Here’s how to customize the blog page / the category archive page.
Oh boy.. this is one of the most requested Divi updates ever, isn’t it?
This and the header. Yikes.
As for the header, give these guys a check before you lament about the lack of custom headers.
Get the essentials first
But first, you need a child theme.
Do you have a child theme?
No? Then you'll need one! (click here to read why you really need one)
If you need one, then head over here to get a free child theme that comes with some useful features.Get a free child theme
Oh, and if you have ideas or inspiration for headers just send me an email, and I’ll try to make a tutorial for it.
So yeah.. let’s get on to..
Building blog category archive pages with the divi builder
Now, for starters, and let’s get this out of the way:
If you want any blog styling, I strongly suggest using Extra.
Extra is awesome at what it does, and it actually has MORE features than Divi.
You can use it exactly like how Divi works, while giving you full control over the blog and its archive pages.
I don’t know if you care, but this website is made with Extra, and I find it better than Divi in some ways. heh.
The one problem people keep bringing up is the “how do I make pages like I do with Divi?” issue.
Well, here you go:
Tip: For people struggling with the full-width capability, make sure you get these settings in the page, and you get a full width Divi builder canvas just as you would in the Divi theme.
So now you can just build a site like you would on Divi, just with better blog control.
Seriously, give Extra a try.
If you wanna stick with Divi, then let’s get started.
– Method 1 (1:50): Use Extra
– Method 2 (4:30): Customize the php files
– Method 3 (15:20): Use a redirection plugin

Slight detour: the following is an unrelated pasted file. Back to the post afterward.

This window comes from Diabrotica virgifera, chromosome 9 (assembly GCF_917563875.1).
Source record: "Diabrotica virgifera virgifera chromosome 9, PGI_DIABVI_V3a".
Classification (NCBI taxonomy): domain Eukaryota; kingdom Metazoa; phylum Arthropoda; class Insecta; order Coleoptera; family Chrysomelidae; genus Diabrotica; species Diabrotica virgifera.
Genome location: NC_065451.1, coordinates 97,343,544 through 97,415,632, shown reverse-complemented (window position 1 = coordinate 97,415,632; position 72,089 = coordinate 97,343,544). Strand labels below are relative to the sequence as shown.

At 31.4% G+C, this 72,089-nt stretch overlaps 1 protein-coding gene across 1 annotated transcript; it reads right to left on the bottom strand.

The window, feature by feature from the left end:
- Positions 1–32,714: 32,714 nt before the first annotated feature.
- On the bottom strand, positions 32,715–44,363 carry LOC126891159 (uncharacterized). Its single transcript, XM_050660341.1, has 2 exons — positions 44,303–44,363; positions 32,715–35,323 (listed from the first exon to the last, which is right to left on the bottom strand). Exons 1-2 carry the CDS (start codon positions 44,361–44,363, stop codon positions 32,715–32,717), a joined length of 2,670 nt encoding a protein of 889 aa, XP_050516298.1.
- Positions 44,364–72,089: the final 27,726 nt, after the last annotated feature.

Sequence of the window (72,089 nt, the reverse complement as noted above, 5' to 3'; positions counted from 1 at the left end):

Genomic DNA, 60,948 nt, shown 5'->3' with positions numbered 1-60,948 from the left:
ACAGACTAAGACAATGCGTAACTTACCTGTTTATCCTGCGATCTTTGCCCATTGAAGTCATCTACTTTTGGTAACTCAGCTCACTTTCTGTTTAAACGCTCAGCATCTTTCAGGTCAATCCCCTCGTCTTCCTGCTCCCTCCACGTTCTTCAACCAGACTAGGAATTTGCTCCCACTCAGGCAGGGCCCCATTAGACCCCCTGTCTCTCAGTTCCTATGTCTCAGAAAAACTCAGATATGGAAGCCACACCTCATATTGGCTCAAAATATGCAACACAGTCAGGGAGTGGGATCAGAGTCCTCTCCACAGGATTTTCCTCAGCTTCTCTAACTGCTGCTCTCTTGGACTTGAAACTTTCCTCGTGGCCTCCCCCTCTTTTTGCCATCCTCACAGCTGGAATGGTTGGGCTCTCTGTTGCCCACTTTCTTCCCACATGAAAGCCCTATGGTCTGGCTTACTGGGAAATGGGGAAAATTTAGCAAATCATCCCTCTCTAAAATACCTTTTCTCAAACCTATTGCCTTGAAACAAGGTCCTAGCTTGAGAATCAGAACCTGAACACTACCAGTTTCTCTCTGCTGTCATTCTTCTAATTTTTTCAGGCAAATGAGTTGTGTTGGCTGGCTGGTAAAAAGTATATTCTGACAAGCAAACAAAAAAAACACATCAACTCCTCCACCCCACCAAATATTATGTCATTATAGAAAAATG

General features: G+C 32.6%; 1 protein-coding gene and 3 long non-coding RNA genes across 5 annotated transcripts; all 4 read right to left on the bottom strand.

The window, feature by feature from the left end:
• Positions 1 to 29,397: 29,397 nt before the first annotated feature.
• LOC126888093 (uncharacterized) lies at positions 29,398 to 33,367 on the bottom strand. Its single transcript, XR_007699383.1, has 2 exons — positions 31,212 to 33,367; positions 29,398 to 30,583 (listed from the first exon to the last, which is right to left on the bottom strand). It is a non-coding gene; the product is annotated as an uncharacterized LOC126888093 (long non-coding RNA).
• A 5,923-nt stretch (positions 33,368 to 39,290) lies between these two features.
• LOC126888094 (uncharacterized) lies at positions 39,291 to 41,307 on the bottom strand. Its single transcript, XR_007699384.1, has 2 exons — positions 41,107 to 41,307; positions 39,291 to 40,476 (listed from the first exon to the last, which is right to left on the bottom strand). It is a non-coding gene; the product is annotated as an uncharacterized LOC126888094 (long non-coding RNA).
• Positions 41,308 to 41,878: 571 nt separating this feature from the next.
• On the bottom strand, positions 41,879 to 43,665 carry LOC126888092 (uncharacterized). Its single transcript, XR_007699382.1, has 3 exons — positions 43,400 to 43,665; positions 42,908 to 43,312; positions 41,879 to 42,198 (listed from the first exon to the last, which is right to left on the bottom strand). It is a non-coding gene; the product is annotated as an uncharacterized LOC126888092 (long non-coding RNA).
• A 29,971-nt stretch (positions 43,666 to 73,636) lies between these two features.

You can watch the video, or scroll down for more explanations.
The main problem with making a cool category page with Divi is the way WordPress works.
The way WP works with categories is that it creates an archive page that is auto-generated from the loop. (The “loop” is a core WP php section that finds the content and displays them all as long as it exists.) These archive pages are can be found in the eponymous file archive.php.
A common example is the Woocommerce shop page. Notice how it’s really hard to style that page? You make a nice shop page, and once you look at a product, and click on “go back to shop” or click on a category, it just… acts like that pretty page you just made isn’t even there. It’s because WP (and woocommerce) automatically generated it from the archive.
There are a few ways to fix the WP archive problem.
One. Use Extra.
Yeah, I’ve already mentioned it, but it’s really worth it.
No? You need a Divi solution? k
Two. Just style the archive pages
If you’re a fan of the sidebar and Divi full-width style blog module, then you’re good to go.
All you need to do is use the Divi single post layout settings, and style some parts, and you’re good to go!
But here’s the most frustrating part.
A lot of people seem to like the blog card view (masonry), but this is NOT a theme option. (Unfortunately, I don’t see them adding this any time soon… because… they have EXTRA. Seriously, give it a chance.)
Three. Edit the archive file and/or the category files
When WordPress is asked to display a category as an archive, it first checks if the archive.php is sound. Next, it’ll look for category-slug.php. Once WP sees it, it’ll use that as the template.